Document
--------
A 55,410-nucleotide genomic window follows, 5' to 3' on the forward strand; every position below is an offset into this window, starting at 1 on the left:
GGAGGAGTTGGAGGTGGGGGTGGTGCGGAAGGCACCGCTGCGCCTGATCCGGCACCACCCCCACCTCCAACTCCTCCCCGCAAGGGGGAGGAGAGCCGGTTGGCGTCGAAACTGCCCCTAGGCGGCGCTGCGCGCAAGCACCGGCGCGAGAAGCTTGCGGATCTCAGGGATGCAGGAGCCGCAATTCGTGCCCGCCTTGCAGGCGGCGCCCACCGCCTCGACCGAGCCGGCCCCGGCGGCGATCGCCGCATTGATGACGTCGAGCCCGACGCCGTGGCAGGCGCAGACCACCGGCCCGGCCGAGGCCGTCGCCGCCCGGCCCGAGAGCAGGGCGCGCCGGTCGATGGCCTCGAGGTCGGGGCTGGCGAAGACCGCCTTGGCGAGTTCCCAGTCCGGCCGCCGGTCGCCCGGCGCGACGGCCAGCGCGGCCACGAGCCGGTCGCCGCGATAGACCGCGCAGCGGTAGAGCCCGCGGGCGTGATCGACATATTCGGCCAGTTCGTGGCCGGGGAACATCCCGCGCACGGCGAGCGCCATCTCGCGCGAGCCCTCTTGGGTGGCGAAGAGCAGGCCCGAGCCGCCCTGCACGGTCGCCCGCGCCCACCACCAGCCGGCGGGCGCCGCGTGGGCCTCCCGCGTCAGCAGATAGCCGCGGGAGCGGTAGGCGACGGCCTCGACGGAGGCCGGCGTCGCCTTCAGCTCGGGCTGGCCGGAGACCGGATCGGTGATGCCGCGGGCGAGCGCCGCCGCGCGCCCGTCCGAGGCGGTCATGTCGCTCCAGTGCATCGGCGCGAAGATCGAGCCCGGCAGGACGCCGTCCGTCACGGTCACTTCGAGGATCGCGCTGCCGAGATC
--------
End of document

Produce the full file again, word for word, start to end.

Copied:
A 55,410-nucleotide genomic window follows, 5' to 3' on the forward strand; every position below is an offset into this window, starting at 1 on the left:
GGAGGAGTTGGAGGTGGGGGTGGTGCGGAAGGCACCGCTGCGCCTGATCCGGCACCACCCCCACCTCCAACTCCTCCCCGCAAGGGGGAGGAGAGCCGGTTGGCGTCGAAACTGCCCCTAGGCGGCGCTGCGCGCAAGCACCGGCGCGAGAAGCTTGCGGATCTCAGGGATGCAGGAGCCGCAATTCGTGCCCGCCTTGCAGGCGGCGCCCACCGCCTCGACCGAGCCGGCCCCGGCGGCGATCGCCGCATTGATGACGTCGAGCCCGACGCCGTGGCAGGCGCAGACCACCGGCCCGGCCGAGGCCGTCGCCGCCCGGCCCGAGAGCAGGGCGCGCCGGTCGATGGCCTCGAGGTCGGGGCTGGCGAAGACCGCCTTGGCGAGTTCCCAGTCCGGCCGCCGGTCGCCCGGCGCGACGGCCAGCGCGGCCACGAGCCGGTCGCCGCGATAGACCGCGCAGCGGTAGAGCCCGCGGGCGTGATCGACATATTCGGCCAGTTCGTGGCCGGGGAACATCCCGCGCACGGCGAGCGCCATCTCGCGCGAGCCCTCTTGGGTGGCGAAGAGCAGGCCCGAGCCGCCCTGCACGGTCGCCCGCGCCCACCACCAGCCGGCGGGCGCCGCGTGGGCCTCCCGCGTCAGCAGATAGCCGCGGGAGCGGTAGGCGACGGCCTCGACGGAGGCCGGCGTCGCCTTCAGCTCGGGCTGGCCGGAGACCGGATCGGTGATGCCGCGGGCGAGCGCCGCCGCGCGCCCGTCCGAGGCGGTCATGTCGCTCCAGTGCATCGGCGCGAAGATCGAGCCCGGCAGGACGCCGTCCGTCACGGTCACTTCGAGGATCGCGCTGCCGAGATC